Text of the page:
A reproduction of General Robert E. Lee's headquarters tent -- every item in this display belonged to Lee, including the camp bed. When Jackson was dying after losing his arm, Lee told his chaplain: "Give General Jackson my affectionate regards, and say to him: he has lost his left arm, but I, my right."

Stonewall Brigade medals commissioned after Jackson's death in 1863 by Colonel Charles Lamar, struck in Paris and brought through the Federal blockade into the port of Wilmington, North Carolina.

We had dinner with my parents, with whom we are going to Philadelphia early Saturday morning. Then we came home and watched the highlights of the World Figure Skating Championships from Sweden on ESPN -- I follow skating so little these days that I couldn't have named last year's winners, but I saw enough to think that Yukari Nakano was robbed, coming in fourth after skating such a lovely program when the women's gold and silver medalists had major stumbles. I hate the new scoring system and the commentators never explain why it works the way it does, so the sport makes very little sense to me nowadays. And Wisconsin is out of the NCAA tournament, so now I really, truly don't care who wins.

The Friday Five: Food, Glorious Food
1. What type of food do you most like to eat?
Crabs, milk chocolate, nuts, anything in coconut milk, curry or rich cheese sauce.
2. What type of food do you most like to cook? Whatever can be microwaved in under two minutes.
3. What ingredient could you not live without? Vanilla if it's sweet, pepper if it's spicy.
4. What do you never let in your kitchen? Pepsi.
5. What is your favorite drink? Really good Ceylon, Assam or Earl Grey tea. Not too hot.

Friday Fiver: Feedback Baby
1. What have you sold?
Girl Scout cookies, candles for junior high school music programs, magazines...not much, since I've never worked in retail.
2. What do you want to change? The global warming trend. And the infrequency with which my children clean their bathroom.
3. What does your answering machine / voice mail message say? "If you are calling for any solicitation, please take us off your list."
4. Where did you go to school? High school: DC suburbs. College: Philadelphia. Grad school: Chicago.
5. Friday fill-in: If you'd like to reach me, ______. If you'd like to reach me, e-mail or text me and don't use a profanity in the subject line or you may get filtered into my spam folder.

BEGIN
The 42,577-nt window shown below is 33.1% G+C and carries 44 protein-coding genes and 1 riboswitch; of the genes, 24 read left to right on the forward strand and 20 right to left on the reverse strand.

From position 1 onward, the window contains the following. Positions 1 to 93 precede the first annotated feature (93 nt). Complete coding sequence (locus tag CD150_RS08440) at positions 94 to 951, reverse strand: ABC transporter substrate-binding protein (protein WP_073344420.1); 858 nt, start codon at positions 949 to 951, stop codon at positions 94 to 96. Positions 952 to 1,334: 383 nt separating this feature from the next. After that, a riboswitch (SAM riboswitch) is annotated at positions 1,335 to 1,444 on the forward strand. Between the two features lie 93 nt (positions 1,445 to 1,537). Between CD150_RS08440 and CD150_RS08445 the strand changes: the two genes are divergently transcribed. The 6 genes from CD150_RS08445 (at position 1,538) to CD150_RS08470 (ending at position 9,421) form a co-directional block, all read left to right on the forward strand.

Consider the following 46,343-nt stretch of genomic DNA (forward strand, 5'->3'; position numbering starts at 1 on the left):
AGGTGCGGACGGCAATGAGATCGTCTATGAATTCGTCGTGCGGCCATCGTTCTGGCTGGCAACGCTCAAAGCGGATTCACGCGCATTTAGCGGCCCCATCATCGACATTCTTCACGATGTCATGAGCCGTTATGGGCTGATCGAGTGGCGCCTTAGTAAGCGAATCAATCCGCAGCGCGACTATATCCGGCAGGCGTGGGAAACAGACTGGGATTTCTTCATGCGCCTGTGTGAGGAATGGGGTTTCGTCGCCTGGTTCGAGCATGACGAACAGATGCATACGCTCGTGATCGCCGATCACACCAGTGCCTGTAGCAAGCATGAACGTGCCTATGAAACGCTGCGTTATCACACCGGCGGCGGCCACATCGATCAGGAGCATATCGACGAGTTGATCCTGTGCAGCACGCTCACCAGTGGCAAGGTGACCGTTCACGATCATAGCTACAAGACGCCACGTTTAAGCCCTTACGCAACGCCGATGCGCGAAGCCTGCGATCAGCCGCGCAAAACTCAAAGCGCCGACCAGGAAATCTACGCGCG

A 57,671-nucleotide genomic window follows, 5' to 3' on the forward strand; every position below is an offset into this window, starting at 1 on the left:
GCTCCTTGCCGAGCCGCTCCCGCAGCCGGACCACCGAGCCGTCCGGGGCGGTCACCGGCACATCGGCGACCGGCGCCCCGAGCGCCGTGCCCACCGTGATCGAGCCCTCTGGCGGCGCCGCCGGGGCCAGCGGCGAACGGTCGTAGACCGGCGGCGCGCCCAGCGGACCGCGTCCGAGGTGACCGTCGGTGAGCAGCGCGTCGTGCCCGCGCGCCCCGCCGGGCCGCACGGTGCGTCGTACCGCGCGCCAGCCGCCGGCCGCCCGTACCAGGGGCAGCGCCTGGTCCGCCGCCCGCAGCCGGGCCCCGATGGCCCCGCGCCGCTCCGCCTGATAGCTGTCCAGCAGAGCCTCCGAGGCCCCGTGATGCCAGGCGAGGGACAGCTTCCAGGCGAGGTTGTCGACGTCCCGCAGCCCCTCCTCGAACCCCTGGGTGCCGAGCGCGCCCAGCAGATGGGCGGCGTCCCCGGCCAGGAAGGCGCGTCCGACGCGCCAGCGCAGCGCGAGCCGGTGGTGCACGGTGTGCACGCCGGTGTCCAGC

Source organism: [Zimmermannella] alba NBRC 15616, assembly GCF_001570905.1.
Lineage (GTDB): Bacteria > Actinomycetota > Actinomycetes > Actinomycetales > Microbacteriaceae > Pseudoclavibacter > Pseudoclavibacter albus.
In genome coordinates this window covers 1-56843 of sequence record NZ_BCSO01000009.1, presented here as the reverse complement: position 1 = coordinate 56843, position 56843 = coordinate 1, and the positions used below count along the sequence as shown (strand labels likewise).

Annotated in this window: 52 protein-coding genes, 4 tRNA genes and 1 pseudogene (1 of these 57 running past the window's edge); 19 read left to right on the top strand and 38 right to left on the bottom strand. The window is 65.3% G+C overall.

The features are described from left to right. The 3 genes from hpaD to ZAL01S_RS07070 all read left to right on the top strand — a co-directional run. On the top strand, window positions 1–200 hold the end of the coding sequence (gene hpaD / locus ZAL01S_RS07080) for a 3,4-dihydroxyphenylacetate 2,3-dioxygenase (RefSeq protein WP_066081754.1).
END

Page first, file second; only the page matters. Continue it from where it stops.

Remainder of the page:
Fannish 5: What are your five favorite redemption storylines?
1. Damar in Deep Space Nine
. He went from being a selfish, despicable person to a passionate freedom fighter allied with someone he once considered an enemy.
2. Boromir in The Lord of the Rings. Everything that follows, up to the destruction of the Ring, is dependent upon the breaking of the Fellowship and his death fighting the orcs.
3. Snape in Harry Potter. It has an incredibly sucky ending but the story up to that point made it worth following; to me, he's by far the most interesting character in those books.
4. Callisto in Xena. I don't particularly like how Christian her salvation is, but it's very moving anyway.
5. Norrington in Pirates of the Caribbean. I figured after he went over to Becket that he was done for, and I liked that he died saving Elizabeth.

Friday, March 28, 2008

Poem for Friday

By Mark Strand

Open the book of evening to the page
where the moon, always the moon, appears

between two clouds, moving so slowly that hours
will seem to have passed before you reach the next page

where the moon, now brighter, lowers a path
to lead you away from what you have known

into those places where what you had wished for happens,
its lone syllable like a sentence poised

at the edge of sense, waiting for you to say its name
once more as you lift your eyes from the page

and close the book, still feeling what it was like
to dwell in that light, that sudden paradise of sound.


I had an uneventful day compared to Wednesday. The weather was cooler and rainy, so I had to keep throwing the kids out of the house whenever it was clear enough; they spent lots of time playing Wii, reading, building with Legos and talking in both my ears at once. *g* PerkyPaduan came over around lunchtime and we ate the leftover pizza from yesterday, along with the kids and younger son's best friend, whose parents have gone off to San Francisco over his spring break and left him with a babysitter; I feel very badly for him but it is both loud and exhausting having an extra child in the house all day. She is a few weeks behind me watching Torchwood, so we watched "Meat" and "Adam," neither of which is my favorite where Gwen and Tosh are concerned but they both remind me of things I loved about X-Files and have lovely moments with Jack and Ianto.